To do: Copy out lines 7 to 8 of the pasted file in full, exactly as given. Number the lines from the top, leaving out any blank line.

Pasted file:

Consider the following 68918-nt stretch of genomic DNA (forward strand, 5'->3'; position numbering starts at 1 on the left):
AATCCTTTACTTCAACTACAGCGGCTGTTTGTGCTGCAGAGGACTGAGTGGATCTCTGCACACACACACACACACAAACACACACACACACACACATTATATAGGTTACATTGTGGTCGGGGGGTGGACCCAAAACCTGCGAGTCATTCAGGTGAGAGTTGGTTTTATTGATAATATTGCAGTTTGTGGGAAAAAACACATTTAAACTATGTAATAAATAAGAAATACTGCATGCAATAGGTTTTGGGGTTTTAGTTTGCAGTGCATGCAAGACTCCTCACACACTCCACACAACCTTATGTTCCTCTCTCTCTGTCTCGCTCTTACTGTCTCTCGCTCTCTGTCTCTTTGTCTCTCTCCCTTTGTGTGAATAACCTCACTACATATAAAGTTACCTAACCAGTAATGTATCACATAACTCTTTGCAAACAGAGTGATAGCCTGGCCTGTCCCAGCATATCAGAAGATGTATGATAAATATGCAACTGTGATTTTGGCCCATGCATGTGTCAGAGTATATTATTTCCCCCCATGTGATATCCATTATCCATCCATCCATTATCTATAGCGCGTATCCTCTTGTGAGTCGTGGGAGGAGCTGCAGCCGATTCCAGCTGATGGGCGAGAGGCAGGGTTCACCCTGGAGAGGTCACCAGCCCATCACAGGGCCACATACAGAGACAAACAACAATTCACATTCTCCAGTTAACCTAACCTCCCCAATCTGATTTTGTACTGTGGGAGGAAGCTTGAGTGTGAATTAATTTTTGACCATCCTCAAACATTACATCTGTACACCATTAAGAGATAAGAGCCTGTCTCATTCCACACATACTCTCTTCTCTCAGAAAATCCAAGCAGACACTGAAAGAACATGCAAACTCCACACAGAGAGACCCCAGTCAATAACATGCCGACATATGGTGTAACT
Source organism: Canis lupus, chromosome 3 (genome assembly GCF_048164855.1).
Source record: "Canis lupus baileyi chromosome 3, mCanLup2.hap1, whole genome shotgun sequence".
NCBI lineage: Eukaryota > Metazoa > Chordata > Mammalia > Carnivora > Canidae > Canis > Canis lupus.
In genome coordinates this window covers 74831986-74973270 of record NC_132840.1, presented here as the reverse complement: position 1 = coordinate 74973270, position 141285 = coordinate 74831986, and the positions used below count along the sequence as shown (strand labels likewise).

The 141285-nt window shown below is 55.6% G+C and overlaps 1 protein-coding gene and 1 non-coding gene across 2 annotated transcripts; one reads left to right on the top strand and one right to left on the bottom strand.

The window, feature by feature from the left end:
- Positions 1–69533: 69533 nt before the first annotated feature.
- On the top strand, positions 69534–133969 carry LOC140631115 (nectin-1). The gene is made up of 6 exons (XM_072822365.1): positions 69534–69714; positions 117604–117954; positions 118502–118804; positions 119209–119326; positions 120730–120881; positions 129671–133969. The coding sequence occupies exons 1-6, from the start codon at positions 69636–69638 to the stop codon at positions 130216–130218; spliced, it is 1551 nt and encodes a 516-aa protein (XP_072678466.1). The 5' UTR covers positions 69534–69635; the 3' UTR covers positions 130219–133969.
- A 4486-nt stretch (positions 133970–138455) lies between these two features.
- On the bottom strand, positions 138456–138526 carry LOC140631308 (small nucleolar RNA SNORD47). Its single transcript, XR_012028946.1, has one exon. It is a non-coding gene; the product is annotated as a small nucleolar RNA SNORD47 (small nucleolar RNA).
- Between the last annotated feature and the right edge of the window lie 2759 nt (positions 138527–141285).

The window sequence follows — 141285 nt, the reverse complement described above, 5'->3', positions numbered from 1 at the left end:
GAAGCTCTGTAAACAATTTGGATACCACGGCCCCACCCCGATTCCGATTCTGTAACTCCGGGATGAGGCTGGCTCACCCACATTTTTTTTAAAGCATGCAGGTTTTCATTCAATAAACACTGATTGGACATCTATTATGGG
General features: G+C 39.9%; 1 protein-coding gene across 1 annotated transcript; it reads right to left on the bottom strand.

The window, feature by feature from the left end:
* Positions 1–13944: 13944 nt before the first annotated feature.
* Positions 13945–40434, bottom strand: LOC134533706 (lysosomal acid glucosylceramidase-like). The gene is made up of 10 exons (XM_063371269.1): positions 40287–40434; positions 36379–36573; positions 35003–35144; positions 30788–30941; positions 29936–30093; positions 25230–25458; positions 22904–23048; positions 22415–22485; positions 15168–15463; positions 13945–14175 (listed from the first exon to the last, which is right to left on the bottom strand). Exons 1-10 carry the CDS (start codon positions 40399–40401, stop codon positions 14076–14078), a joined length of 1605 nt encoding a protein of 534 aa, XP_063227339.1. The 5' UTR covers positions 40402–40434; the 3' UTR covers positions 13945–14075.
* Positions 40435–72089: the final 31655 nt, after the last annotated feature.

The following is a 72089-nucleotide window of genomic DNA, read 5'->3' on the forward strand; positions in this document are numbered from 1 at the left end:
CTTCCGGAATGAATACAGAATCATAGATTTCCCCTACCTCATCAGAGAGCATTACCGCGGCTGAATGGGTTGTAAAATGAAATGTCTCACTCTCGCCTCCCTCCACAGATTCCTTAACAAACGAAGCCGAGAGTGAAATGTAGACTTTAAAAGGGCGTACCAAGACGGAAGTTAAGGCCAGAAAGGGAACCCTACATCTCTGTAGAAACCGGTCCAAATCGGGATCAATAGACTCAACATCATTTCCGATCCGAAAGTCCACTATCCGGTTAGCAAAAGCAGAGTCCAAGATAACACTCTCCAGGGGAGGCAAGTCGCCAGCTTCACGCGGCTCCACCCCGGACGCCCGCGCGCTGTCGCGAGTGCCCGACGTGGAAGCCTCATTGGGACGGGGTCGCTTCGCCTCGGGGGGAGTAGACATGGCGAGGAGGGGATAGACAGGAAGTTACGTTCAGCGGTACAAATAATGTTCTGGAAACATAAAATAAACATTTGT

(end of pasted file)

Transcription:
The 141285-nt window shown below is 55.6% G+C and overlaps 1 protein-coding gene and 1 non-coding gene across 2 annotated transcripts; one reads left to right on the top strand and one right to left on the bottom strand.

The window, feature by feature from the left end: